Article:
This is fantastic, thank you!


But is there a way to require authentication in a podcast? I only want corporate users to be able to receive them after authentication.


Is anyone else flabbergasted as to why they didn't make vista backwards compatible for their OWN software? Why doesn't Office 2003 run on Vista? I know they did it intentionally so they could gouge small/mid businesses out of thousands and force them to upgrade when they (if they) make the move to vista. But its ridiculous. It's their OWN software!


Cool idea. Wish I could make it work. Have several 'casts in the list, but they stay dormant. Used to work, but that was then, this is now... The question is How do I force Outlook to Go See What's New in podcast-land? It ain't doin' it now. Ken


Thanks for the info, I will check it out. ever heard of this band umphrey's mcgee? They are awesome. You can get tons of their stuff free, all legal. If you have iTunes on your pc, go to and click subscribe via itunes. Or you can set up an rss feed in outlook 07 - the url is they are the best "jam band" ever.


We'll start testing O 07 this year. Maybe this feature will allow me to finally get a grip on RSS.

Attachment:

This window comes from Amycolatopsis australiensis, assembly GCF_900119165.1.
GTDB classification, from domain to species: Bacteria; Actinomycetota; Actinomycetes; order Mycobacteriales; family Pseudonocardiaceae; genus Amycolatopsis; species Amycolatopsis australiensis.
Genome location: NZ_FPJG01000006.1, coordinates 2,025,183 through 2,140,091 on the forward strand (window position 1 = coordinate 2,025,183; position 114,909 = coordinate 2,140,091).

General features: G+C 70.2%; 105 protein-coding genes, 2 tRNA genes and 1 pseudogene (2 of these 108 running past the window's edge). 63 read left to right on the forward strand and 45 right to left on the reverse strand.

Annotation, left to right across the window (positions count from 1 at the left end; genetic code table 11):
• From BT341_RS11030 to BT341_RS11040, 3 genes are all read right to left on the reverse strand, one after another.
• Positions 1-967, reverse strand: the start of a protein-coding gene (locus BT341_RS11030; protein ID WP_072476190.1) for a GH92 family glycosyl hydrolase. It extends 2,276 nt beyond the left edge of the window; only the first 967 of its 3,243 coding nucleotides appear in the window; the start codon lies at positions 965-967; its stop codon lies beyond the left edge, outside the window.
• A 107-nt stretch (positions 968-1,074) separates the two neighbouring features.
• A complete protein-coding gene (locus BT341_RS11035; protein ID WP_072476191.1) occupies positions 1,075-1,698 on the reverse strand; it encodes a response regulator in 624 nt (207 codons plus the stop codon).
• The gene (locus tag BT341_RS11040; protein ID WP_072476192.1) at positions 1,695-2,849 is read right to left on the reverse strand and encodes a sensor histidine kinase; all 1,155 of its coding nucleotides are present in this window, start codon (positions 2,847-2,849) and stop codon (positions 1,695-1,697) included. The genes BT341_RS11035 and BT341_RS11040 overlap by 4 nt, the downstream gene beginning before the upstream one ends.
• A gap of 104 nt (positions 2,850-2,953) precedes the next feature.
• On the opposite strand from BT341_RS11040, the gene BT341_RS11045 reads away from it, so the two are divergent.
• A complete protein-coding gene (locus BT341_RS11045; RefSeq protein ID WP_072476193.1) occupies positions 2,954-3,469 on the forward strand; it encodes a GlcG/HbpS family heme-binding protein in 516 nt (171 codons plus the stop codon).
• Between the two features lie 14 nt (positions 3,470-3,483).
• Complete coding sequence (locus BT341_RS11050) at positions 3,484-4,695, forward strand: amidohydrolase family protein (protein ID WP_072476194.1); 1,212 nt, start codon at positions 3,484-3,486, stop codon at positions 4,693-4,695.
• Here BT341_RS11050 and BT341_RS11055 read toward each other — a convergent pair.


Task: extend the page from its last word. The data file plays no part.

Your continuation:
Mark W. Kaelin
Mark W. Kaelin

In Outlook 2007, if you look under the File menu you'll see an itme Data Management. From there you can click the RSS Feeds tab to see your RSS Feed settings. Perhaps they have changed the feed URL on you. Are the feeds checked to update when the publisher updates? Anyone else have any ideas, please share?


If you don't use Outlook 2007 but still appreciate dealing with news feeds in your email client, you can add any RSS feed (and other formats as well...Atom, etc.) by going to and giving them the feed URL and what email address you want it sent to and it will send you the RSS feed as an email. I really appreciate everything being in my email client...and I'm not upgrading to Outlook 2007 anytime soon.


I did have a unassociated address book problem which I cured by generating a new Outlook account, but either I forgot to accommodate the feeds or something else went wacky when I was putting things back together. Had no feeds at all listed in file management tab although directory structure in inbox was intact. All better now after deleting old rss posts and re-subscribing.